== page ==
Given the fact that you're reading this publication, it's safe to assume that you are, at a minimum, a fairly savvy computer user. Things like ctrl-alt-deleting, printer installation, and email attachments -- considered by most as a form of fancy-schmancy wizardry -- come as second nature to you. Computers don't own you, you own them.

Now consider, as the savvy computer user you are, how you might react if you received the following dialog, as Y. Goldberg did, while logging in to your workplace computer in the morning. Just how long would wait before you were 100% confident that the update script pushed by IT the night before was really finished and that the dialog (which prevented any computer usage) was not automatically closed as a result of a bug in the script?


Now try to imagine just how long the average computer user would wait before believing that something went wrong. Add to that the average help desk technician who knows nothing about the update script and instructs the average user (calling, on average, an hour later) to just wait it out. Add to that the time it takes for the help desk to finally contact IT and the time it takes for them to confirm that the script, indeed, has a bug and requires that the user click OK. And finally, add to that the challenge of communicating the message of "just click OK" to all users across the organization *without* the use of email.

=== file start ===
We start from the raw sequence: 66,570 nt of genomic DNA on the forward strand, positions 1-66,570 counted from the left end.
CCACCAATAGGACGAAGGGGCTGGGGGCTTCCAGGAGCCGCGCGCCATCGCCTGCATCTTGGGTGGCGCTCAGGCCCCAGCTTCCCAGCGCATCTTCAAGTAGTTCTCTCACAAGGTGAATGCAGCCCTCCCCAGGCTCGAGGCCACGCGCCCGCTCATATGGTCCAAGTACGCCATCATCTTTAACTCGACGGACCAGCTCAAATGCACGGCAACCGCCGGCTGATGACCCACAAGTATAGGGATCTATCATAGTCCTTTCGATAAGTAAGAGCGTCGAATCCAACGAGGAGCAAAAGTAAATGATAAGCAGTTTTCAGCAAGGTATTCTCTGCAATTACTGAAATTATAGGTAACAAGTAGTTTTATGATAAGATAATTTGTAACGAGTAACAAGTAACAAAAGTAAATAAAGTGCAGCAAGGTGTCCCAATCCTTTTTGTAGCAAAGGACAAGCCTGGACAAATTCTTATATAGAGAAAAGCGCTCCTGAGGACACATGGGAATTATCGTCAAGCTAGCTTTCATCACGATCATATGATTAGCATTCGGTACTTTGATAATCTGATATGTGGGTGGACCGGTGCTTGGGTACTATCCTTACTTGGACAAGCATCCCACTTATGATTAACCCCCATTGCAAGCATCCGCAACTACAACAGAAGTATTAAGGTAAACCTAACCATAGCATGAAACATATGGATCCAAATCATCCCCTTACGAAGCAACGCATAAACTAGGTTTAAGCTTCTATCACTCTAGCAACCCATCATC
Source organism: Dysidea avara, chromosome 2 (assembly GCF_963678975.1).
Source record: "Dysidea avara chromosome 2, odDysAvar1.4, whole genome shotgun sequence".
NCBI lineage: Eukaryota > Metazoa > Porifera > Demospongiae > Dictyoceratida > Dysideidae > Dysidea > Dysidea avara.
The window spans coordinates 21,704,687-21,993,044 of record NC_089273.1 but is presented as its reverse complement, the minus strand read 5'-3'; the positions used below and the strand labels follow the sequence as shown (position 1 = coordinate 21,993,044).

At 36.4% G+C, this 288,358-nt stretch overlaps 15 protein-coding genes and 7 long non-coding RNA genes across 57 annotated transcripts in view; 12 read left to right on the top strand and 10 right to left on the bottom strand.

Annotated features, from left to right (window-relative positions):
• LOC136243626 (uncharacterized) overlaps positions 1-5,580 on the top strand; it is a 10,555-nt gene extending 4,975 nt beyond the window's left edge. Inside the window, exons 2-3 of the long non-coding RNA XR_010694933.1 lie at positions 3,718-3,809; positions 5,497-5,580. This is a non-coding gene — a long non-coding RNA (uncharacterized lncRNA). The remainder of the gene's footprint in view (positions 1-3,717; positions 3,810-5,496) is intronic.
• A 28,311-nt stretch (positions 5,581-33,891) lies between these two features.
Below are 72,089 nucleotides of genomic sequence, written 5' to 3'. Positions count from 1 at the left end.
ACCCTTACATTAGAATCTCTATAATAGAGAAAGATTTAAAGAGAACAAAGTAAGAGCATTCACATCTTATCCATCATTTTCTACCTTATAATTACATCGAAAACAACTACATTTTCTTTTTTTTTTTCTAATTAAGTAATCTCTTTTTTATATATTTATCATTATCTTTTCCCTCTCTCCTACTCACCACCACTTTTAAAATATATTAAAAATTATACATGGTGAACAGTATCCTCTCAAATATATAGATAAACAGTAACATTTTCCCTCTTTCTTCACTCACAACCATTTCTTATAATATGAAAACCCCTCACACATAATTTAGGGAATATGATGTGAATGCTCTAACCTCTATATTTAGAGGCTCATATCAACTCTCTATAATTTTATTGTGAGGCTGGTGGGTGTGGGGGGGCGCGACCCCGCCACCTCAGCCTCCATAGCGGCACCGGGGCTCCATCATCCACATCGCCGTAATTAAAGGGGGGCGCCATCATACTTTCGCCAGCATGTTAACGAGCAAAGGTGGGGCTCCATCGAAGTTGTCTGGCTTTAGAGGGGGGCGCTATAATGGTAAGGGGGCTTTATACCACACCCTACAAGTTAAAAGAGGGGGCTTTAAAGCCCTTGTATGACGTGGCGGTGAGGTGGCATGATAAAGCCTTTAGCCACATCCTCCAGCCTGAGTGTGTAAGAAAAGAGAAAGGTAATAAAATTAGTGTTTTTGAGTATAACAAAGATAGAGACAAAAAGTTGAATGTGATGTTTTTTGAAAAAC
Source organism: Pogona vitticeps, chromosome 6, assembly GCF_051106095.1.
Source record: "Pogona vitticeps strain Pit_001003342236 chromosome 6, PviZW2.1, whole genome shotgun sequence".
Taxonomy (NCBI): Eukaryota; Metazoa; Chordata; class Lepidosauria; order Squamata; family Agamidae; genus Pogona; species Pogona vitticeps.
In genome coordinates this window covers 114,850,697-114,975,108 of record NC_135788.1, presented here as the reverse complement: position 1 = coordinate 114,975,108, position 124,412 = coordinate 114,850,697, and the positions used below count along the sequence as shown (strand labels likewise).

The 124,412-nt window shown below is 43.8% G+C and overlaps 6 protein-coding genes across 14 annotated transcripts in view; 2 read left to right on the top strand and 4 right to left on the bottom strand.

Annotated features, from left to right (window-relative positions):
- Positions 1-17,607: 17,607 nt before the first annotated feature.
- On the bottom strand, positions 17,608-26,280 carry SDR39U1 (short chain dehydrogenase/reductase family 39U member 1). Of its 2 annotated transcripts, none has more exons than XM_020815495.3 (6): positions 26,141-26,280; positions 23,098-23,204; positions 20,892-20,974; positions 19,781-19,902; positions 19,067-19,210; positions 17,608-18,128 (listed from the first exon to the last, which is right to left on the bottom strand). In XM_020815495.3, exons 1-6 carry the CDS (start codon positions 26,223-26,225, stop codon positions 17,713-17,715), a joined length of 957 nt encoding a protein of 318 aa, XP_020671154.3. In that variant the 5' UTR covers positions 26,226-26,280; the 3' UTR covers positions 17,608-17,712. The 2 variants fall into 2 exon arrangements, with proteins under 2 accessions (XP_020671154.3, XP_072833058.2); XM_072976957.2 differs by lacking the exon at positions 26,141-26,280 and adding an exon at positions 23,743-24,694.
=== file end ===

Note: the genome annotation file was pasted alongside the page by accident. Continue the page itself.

Now I have no idea what this all adds up to in lost productivity, but I'm pretty sure it's right around $64,000.

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